Pain acceptance in people with chronic pain and spinal cord injury: Daily fluctuation and impacts on physical and psychosocial functioning

Samsuk Kim, Daniel Whibley, David A. Williams, Anna L. Kratz (Corresponding Author)

Research output: Contribution to journalArticle


Daily fluctuation in pain acceptance and its impact on the physical and psychosocial functioning of individuals living with spinal cord injury (SCI) and chronic pain has not been examined. We used end-of-day (EOD) diaries and multilevel mixed effects modeling (MLM) to examine the moderating effect of within- and between-person pain acceptance on associations between pain and physical and psychosocial functioning. Individuals with SCI and chronic pain (N = 124) completed seven days of EOD diaries, which included measures of pain acceptance, pain intensity, pain catastrophizing, pain interference, participation in social roles and activities (SRA), depressive symptoms, and positive affect and well-being (PAWB). We found within-person variability in pain acceptance (28% of the total variance) and a significant moderating effect of daily fluctuation in pain acceptance on the same-day pain intensity-SRA association. Within-person changes in pain acceptance were also associated with daily changes in pain interference, depressive symptoms, and PAWB, adjusting for pain intensity and catastrophizing. Findings highlight the potential for daily or momentary assessments of pain acceptance to enhance understanding of how psychological flexibility may contribute to pain-related outcomes. Future studies could further investigate stable and variable characteristics of pain acceptance and their individual contribution to physical and psychosocial functioning.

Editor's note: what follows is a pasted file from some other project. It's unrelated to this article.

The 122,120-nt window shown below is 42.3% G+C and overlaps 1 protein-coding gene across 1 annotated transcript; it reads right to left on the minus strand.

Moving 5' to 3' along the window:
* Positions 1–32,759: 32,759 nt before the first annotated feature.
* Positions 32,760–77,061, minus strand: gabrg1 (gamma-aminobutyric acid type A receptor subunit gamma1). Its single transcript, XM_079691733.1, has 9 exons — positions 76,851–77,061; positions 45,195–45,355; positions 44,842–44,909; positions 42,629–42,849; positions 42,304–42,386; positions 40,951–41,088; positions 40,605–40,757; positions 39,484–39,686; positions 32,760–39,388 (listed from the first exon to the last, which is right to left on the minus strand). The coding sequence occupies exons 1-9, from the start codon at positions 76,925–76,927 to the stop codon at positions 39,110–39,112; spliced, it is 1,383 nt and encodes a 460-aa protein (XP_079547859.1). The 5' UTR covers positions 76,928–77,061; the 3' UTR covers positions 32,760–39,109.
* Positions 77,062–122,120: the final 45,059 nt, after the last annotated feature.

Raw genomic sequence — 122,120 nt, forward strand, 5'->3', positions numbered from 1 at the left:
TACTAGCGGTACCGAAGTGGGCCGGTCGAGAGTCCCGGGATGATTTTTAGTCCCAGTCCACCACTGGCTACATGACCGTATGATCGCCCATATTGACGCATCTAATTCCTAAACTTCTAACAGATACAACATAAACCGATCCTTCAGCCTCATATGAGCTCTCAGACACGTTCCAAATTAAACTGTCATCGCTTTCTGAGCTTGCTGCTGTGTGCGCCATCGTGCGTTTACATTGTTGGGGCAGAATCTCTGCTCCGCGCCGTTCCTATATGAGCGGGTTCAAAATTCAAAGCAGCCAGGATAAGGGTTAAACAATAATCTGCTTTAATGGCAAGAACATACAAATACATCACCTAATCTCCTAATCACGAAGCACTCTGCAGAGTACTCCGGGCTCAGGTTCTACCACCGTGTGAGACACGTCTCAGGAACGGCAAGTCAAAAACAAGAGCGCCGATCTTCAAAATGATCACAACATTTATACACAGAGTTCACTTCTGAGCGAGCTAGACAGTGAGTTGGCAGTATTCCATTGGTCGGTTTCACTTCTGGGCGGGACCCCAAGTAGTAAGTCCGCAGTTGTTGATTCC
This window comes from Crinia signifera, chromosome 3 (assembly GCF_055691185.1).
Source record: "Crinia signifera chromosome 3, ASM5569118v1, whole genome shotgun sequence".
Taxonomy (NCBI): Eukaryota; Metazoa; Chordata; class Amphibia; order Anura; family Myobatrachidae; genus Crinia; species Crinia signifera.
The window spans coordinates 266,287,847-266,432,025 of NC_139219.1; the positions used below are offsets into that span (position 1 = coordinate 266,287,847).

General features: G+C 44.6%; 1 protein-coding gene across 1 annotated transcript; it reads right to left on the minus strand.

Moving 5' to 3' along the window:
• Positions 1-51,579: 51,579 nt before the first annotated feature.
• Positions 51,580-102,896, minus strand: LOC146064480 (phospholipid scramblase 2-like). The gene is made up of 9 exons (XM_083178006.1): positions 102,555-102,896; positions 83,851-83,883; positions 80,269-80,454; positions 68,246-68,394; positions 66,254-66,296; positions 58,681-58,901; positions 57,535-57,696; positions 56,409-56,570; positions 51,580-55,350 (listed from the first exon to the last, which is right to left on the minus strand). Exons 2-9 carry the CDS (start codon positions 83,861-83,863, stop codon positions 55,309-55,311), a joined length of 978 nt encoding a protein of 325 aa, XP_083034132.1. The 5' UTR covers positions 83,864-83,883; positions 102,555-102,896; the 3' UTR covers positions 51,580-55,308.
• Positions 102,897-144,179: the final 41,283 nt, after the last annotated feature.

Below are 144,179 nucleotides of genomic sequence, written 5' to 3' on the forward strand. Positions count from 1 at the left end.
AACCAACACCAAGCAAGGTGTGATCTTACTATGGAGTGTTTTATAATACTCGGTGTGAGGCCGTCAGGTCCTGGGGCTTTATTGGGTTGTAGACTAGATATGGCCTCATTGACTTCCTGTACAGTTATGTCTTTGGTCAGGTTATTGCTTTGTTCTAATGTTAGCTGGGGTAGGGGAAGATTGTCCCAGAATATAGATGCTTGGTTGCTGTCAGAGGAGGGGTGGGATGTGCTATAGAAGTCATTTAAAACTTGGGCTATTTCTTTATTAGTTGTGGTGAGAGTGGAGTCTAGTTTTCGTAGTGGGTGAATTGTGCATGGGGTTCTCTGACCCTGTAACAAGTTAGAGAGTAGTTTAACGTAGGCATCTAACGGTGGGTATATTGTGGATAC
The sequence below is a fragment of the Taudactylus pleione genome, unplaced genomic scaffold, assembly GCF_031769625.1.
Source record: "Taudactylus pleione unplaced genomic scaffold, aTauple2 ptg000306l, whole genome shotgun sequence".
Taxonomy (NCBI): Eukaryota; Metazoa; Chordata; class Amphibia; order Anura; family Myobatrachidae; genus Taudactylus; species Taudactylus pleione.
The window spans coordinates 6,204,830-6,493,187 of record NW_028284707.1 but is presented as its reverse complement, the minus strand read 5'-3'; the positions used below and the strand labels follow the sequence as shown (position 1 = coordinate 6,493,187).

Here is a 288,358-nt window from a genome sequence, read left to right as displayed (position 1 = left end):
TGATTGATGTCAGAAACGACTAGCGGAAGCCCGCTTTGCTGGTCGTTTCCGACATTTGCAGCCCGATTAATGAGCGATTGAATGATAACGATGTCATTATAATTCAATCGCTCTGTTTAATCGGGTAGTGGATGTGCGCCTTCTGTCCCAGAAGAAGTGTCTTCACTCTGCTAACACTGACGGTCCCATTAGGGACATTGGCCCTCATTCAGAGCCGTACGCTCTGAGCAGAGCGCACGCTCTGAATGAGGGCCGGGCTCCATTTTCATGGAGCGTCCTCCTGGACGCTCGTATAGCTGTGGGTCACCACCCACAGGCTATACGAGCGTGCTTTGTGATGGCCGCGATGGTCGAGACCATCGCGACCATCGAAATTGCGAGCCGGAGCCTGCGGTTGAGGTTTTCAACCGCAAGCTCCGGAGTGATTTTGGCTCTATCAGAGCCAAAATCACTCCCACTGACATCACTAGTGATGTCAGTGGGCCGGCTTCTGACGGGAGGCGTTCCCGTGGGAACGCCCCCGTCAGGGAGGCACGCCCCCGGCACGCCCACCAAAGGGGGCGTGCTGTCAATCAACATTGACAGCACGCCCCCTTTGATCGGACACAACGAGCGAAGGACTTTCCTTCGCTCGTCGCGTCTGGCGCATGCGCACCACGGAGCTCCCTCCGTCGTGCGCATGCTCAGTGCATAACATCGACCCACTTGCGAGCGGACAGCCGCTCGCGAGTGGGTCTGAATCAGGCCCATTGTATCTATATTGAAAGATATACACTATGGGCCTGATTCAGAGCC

Perspective Daily fluctuations in pain acceptance and their association with physical and psychosocial functioning were observed in the lives of individuals with spinal cord injury (SCI) and chronic pain. These findings may guide future studies to inform the development of effective, pain acceptance-focused individualized treatment approaches for chronic pain management in people with SCI.
Original languageEnglish
JournalJournal of Pain
Early online date11 Sep 2019
Publication statusE-pub ahead of print - 11 Sep 2019


  • pain acceptance
  • spinal cord injury
  • chronic pain
  • daily functioning
  • Pain acceptance

ASJC Scopus subject areas

  • Clinical Neurology
  • Neurology
  • Anesthesiology and Pain Medicine

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